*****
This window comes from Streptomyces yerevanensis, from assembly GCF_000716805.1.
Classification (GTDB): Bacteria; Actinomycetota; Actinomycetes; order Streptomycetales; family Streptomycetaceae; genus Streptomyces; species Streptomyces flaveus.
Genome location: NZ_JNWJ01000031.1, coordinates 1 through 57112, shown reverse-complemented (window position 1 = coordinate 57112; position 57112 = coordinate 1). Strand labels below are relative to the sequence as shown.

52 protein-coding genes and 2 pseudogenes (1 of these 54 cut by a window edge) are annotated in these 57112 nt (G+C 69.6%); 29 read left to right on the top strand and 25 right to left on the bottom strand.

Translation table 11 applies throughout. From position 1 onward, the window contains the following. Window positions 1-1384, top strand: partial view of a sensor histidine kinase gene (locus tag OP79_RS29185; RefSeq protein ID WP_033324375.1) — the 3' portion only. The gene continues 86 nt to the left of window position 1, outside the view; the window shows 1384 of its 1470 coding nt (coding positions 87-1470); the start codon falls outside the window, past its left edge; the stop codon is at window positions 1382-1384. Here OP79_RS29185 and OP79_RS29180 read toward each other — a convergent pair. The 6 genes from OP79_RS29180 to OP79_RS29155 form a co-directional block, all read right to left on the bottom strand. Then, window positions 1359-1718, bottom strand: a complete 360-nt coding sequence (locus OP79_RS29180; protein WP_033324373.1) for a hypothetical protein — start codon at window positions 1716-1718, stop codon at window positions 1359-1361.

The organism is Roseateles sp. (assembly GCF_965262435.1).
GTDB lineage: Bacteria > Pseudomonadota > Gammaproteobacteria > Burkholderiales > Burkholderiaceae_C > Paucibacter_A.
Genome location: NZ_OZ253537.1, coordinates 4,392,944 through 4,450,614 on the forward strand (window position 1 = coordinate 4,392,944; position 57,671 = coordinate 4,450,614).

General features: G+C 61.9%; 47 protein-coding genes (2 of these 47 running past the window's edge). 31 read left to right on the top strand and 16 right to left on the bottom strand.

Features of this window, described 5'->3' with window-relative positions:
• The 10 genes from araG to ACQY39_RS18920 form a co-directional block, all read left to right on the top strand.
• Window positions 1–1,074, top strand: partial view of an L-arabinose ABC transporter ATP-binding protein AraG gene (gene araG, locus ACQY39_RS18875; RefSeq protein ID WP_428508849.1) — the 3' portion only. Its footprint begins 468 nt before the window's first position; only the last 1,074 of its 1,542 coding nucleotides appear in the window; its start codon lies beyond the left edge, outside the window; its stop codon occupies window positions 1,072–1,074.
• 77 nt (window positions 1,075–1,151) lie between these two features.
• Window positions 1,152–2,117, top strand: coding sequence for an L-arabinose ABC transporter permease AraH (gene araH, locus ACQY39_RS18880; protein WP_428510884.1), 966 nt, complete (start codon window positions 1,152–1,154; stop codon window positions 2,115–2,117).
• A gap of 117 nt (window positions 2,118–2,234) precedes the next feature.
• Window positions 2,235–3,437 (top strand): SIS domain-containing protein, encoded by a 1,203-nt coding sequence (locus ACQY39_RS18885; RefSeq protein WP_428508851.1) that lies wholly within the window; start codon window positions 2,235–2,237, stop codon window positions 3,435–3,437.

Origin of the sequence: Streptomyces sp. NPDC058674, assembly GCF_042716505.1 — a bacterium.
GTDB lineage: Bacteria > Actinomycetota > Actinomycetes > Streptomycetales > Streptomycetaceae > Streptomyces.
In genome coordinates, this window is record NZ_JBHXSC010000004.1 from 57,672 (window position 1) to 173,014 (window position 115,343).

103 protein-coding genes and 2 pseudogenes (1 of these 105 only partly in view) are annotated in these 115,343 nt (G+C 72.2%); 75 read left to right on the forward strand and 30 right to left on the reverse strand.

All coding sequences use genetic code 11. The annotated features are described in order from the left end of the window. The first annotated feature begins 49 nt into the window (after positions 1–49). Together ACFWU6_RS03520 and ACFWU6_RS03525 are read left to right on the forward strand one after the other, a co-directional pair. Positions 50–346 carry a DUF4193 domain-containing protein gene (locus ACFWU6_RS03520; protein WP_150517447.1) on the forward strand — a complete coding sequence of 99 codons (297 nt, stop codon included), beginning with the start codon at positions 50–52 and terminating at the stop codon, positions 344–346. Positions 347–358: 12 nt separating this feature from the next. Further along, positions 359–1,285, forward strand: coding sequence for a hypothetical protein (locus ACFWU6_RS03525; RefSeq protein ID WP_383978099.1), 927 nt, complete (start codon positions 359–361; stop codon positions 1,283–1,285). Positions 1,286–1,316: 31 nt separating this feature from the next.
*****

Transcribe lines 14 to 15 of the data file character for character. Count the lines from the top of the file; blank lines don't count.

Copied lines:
• Window positions 1,152–2,117, top strand: coding sequence for an L-arabinose ABC transporter permease AraH (gene araH, locus ACQY39_RS18880; protein WP_428510884.1), 966 nt, complete (start codon window positions 1,152–1,154; stop codon window positions 2,115–2,117).
• A gap of 117 nt (window positions 2,118–2,234) precedes the next feature.